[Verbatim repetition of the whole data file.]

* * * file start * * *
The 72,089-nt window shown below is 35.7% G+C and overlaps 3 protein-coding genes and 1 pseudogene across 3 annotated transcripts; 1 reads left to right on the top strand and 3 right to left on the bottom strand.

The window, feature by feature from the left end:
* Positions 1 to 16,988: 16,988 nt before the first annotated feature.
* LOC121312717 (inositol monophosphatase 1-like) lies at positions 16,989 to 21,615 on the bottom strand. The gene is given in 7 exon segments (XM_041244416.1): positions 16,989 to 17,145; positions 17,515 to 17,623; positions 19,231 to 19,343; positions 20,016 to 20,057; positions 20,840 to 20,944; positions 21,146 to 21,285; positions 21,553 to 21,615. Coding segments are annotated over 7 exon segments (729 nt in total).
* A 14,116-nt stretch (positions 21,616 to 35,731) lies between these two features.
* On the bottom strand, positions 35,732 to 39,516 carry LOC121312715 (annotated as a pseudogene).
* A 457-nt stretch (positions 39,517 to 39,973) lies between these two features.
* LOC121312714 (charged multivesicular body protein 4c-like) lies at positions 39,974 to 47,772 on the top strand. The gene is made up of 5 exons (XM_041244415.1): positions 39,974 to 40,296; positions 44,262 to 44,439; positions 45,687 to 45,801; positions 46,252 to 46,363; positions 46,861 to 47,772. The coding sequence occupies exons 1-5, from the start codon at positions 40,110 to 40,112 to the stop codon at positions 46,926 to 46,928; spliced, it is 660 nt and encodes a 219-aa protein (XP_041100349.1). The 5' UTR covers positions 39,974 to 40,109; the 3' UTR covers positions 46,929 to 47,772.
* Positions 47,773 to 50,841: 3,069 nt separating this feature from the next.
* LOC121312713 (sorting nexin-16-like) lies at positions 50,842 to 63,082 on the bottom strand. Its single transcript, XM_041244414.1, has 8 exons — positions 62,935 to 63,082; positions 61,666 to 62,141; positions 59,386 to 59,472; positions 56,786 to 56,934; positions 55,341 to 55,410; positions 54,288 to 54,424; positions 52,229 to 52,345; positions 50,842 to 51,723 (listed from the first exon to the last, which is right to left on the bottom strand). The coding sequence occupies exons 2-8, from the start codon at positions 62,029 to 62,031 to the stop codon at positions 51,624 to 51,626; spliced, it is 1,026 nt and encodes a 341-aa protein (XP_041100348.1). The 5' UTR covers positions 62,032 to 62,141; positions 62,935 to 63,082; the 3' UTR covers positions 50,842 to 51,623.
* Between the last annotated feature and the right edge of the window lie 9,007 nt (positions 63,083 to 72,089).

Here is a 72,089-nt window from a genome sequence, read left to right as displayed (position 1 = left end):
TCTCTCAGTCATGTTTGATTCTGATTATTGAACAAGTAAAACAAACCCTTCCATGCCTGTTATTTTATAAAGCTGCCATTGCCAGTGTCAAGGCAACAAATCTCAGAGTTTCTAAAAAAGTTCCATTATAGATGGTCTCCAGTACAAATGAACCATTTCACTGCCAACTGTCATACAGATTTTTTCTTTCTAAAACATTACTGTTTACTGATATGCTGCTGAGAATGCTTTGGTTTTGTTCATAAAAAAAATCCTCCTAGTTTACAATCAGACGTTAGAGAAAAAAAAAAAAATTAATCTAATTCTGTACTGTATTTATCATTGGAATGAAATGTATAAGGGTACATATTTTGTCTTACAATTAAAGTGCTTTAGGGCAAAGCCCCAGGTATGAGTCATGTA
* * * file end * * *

The 72,089-nt window shown below is 35.7% G+C and overlaps 3 protein-coding genes and 1 pseudogene across 3 annotated transcripts; 1 reads left to right on the top strand and 3 right to left on the bottom strand.

The window, feature by feature from the left end:
* Positions 1 to 16,988: 16,988 nt before the first annotated feature.
* LOC121312717 (inositol monophosphatase 1-like) lies at positions 16,989 to 21,615 on the bottom strand. The gene is given in 7 exon segments (XM_041244416.1): positions 16,989 to 17,145; positions 17,515 to 17,623; positions 19,231 to 19,343; positions 20,016 to 20,057; positions 20,840 to 20,944; positions 21,146 to 21,285; positions 21,553 to 21,615. Coding segments are annotated over 7 exon segments (729 nt in total).
* A 14,116-nt stretch (positions 21,616 to 35,731) lies between these two features.
* On the bottom strand, positions 35,732 to 39,516 carry LOC121312715 (annotated as a pseudogene).
* A 457-nt stretch (positions 39,517 to 39,973) lies between these two features.
* LOC121312714 (charged multivesicular body protein 4c-like) lies at positions 39,974 to 47,772 on the top strand. The gene is made up of 5 exons (XM_041244415.1): positions 39,974 to 40,296; positions 44,262 to 44,439; positions 45,687 to 45,801; positions 46,252 to 46,363; positions 46,861 to 47,772. The coding sequence occupies exons 1-5, from the start codon at positions 40,110 to 40,112 to the stop codon at positions 46,926 to 46,928; spliced, it is 660 nt and encodes a 219-aa protein (XP_041100349.1). The 5' UTR covers positions 39,974 to 40,109; the 3' UTR covers positions 46,929 to 47,772.
* Positions 47,773 to 50,841: 3,069 nt separating this feature from the next.
* LOC121312713 (sorting nexin-16-like) lies at positions 50,842 to 63,082 on the bottom strand. Its single transcript, XM_041244414.1, has 8 exons — positions 62,935 to 63,082; positions 61,666 to 62,141; positions 59,386 to 59,472; positions 56,786 to 56,934; positions 55,341 to 55,410; positions 54,288 to 54,424; positions 52,229 to 52,345; positions 50,842 to 51,723 (listed from the first exon to the last, which is right to left on the bottom strand). The coding sequence occupies exons 2-8, from the start codon at positions 62,029 to 62,031 to the stop codon at positions 51,624 to 51,626; spliced, it is 1,026 nt and encodes a 341-aa protein (XP_041100348.1). The 5' UTR covers positions 62,032 to 62,141; positions 62,935 to 63,082; the 3' UTR covers positions 50,842 to 51,623.
* Between the last annotated feature and the right edge of the window lie 9,007 nt (positions 63,083 to 72,089).

Here is a 72,089-nt window from a genome sequence, read left to right as displayed (position 1 = left end):
TCTCTCAGTCATGTTTGATTCTGATTATTGAACAAGTAAAACAAACCCTTCCATGCCTGTTATTTTATAAAGCTGCCATTGCCAGTGTCAAGGCAACAAATCTCAGAGTTTCTAAAAAAGTTCCATTATAGATGGTCTCCAGTACAAATGAACCATTTCACTGCCAACTGTCATACAGATTTTTTCTTTCTAAAACATTACTGTTTACTGATATGCTGCTGAGAATGCTTTGGTTTTGTTCATAAAAAAAATCCTCCTAGTTTACAATCAGACGTTAGAGAAAAAAAAAAAAATTAATCTAATTCTGTACTGTATTTATCATTGGAATGAAATGTATAAGGGTACATATTTTGTCTTACAATTAAAGTGCTTTAGGGCAAAGCCCCAGGTATGAGTCATGTA